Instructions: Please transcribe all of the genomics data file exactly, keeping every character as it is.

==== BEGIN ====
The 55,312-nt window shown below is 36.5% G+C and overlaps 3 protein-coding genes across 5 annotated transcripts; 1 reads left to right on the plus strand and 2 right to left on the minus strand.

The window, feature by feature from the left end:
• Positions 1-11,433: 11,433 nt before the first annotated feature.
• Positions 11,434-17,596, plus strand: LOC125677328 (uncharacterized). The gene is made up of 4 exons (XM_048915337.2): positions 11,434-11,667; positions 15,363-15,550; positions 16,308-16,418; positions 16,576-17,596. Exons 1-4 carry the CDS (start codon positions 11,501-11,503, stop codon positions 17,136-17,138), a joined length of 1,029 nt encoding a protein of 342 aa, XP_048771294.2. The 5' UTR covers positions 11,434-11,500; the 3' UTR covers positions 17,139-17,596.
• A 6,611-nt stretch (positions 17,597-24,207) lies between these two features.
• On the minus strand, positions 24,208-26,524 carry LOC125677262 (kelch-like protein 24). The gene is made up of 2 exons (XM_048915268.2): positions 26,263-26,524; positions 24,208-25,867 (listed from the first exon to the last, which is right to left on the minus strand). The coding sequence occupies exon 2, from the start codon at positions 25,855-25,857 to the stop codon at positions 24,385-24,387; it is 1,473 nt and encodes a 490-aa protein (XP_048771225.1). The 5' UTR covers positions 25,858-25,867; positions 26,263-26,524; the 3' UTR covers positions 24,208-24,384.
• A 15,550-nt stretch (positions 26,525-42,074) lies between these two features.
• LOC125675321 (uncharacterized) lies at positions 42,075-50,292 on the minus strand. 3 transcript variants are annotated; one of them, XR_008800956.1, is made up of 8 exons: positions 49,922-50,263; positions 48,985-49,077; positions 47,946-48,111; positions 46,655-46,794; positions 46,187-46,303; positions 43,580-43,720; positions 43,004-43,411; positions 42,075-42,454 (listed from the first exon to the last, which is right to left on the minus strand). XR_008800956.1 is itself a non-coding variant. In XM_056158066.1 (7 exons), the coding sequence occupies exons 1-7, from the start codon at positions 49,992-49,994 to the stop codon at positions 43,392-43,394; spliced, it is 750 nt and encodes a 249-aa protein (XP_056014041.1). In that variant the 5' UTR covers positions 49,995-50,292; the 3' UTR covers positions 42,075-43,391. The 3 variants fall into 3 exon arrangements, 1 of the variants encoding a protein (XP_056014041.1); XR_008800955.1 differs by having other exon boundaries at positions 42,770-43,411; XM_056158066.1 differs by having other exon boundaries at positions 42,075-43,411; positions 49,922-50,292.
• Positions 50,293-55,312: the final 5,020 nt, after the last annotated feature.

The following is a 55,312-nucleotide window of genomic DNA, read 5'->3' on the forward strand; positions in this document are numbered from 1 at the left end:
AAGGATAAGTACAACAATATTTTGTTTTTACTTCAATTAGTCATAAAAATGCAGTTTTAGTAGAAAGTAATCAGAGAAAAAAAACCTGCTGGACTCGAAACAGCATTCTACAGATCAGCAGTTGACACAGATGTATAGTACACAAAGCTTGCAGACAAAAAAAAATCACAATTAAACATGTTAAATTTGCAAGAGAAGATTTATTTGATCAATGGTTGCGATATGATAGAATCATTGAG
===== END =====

The 55,312-nt window shown below is 36.5% G+C and overlaps 3 protein-coding genes across 5 annotated transcripts; 1 reads left to right on the plus strand and 2 right to left on the minus strand.

The window, feature by feature from the left end:
• Positions 1-11,433: 11,433 nt before the first annotated feature.
• Positions 11,434-17,596, plus strand: LOC125677328 (uncharacterized). The gene is made up of 4 exons (XM_048915337.2): positions 11,434-11,667; positions 15,363-15,550; positions 16,308-16,418; positions 16,576-17,596. Exons 1-4 carry the CDS (start codon positions 11,501-11,503, stop codon positions 17,136-17,138), a joined length of 1,029 nt encoding a protein of 342 aa, XP_048771294.2. The 5' UTR covers positions 11,434-11,500; the 3' UTR covers positions 17,139-17,596.
• A 6,611-nt stretch (positions 17,597-24,207) lies between these two features.
• On the minus strand, positions 24,208-26,524 carry LOC125677262 (kelch-like protein 24). The gene is made up of 2 exons (XM_048915268.2): positions 26,263-26,524; positions 24,208-25,867 (listed from the first exon to the last, which is right to left on the minus strand). The coding sequence occupies exon 2, from the start codon at positions 25,855-25,857 to the stop codon at positions 24,385-24,387; it is 1,473 nt and encodes a 490-aa protein (XP_048771225.1). The 5' UTR covers positions 25,858-25,867; positions 26,263-26,524; the 3' UTR covers positions 24,208-24,384.
• A 15,550-nt stretch (positions 26,525-42,074) lies between these two features.
• LOC125675321 (uncharacterized) lies at positions 42,075-50,292 on the minus strand. 3 transcript variants are annotated; one of them, XR_008800956.1, is made up of 8 exons: positions 49,922-50,263; positions 48,985-49,077; positions 47,946-48,111; positions 46,655-46,794; positions 46,187-46,303; positions 43,580-43,720; positions 43,004-43,411; positions 42,075-42,454 (listed from the first exon to the last, which is right to left on the minus strand). XR_008800956.1 is itself a non-coding variant. In XM_056158066.1 (7 exons), the coding sequence occupies exons 1-7, from the start codon at positions 49,992-49,994 to the stop codon at positions 43,392-43,394; spliced, it is 750 nt and encodes a 249-aa protein (XP_056014041.1). In that variant the 5' UTR covers positions 49,995-50,292; the 3' UTR covers positions 42,075-43,391. The 3 variants fall into 3 exon arrangements, 1 of the variants encoding a protein (XP_056014041.1); XR_008800955.1 differs by having other exon boundaries at positions 42,770-43,411; XM_056158066.1 differs by having other exon boundaries at positions 42,075-43,411; positions 49,922-50,292.
• Positions 50,293-55,312: the final 5,020 nt, after the last annotated feature.

The following is a 55,312-nucleotide window of genomic DNA, read 5'->3' on the forward strand; positions in this document are numbered from 1 at the left end:
AAGGATAAGTACAACAATATTTTGTTTTTACTTCAATTAGTCATAAAAATGCAGTTTTAGTAGAAAGTAATCAGAGAAAAAAAACCTGCTGGACTCGAAACAGCATTCTACAGATCAGCAGTTGACACAGATGTATAGTACACAAAGCTTGCAGACAAAAAAAAATCACAATTAAACATGTTAAATTTGCAAGAGAAGATTTATTTGATCAATGGTTGCGATATGATAGAATCATTGAG